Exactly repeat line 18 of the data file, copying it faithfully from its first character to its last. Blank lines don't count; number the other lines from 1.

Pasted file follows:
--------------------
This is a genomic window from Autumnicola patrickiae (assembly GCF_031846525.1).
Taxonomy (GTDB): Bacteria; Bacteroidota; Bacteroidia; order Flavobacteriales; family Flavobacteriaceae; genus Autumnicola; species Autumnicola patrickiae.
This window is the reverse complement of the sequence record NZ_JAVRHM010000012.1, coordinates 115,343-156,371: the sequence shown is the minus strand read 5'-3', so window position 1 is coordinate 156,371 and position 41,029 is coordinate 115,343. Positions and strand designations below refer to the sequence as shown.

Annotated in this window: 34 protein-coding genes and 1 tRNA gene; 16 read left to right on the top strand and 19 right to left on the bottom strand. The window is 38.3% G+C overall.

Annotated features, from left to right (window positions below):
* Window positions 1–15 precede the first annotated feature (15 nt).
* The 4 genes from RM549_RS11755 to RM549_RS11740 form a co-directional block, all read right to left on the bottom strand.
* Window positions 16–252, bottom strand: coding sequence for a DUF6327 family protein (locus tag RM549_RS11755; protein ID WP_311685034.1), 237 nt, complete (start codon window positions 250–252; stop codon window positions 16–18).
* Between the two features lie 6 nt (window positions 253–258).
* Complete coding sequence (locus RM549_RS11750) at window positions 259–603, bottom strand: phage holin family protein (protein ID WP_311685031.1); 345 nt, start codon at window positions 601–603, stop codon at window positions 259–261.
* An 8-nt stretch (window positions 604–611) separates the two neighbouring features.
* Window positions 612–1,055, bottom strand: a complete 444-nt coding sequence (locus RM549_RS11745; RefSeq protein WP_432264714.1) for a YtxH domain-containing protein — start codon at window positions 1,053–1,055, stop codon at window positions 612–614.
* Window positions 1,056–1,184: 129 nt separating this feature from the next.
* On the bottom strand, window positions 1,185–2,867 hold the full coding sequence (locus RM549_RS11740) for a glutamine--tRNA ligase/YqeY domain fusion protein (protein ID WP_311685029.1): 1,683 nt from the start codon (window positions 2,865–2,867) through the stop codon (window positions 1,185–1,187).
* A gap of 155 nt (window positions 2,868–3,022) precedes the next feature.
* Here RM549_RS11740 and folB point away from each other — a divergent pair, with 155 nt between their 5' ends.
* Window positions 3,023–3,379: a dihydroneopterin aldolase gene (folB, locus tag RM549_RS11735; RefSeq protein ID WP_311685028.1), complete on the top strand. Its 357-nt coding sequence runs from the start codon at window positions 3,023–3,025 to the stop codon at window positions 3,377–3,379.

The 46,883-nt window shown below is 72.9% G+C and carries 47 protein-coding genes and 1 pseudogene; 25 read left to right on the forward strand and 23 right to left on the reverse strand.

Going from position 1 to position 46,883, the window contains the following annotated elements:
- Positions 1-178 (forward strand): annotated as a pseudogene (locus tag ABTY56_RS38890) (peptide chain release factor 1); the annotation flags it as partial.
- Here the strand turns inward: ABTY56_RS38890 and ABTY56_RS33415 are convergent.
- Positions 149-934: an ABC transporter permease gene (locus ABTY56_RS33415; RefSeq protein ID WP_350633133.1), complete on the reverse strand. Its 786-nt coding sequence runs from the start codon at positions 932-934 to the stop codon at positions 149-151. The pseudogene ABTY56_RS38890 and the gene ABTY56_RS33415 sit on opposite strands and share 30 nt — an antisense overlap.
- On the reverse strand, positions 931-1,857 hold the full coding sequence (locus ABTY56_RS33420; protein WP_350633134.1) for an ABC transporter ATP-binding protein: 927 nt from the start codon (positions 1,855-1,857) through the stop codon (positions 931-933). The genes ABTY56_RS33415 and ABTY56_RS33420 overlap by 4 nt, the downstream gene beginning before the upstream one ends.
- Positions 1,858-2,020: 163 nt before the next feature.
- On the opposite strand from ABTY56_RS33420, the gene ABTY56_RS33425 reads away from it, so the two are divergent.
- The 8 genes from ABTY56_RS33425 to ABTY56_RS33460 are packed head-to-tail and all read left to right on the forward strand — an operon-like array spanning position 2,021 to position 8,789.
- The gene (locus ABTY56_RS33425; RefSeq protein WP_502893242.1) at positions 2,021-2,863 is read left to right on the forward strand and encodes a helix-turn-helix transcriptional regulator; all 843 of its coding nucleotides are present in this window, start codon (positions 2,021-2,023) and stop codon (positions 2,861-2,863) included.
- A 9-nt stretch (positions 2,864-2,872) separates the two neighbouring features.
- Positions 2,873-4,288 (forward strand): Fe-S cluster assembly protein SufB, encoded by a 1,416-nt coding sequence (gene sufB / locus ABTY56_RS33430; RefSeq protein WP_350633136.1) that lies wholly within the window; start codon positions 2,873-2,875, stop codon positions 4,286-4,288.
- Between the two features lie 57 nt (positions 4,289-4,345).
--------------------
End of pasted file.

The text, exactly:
The 46,883-nt window shown below is 72.9% G+C and carries 47 protein-coding genes and 1 pseudogene; 25 read left to right on the forward strand and 23 right to left on the reverse strand.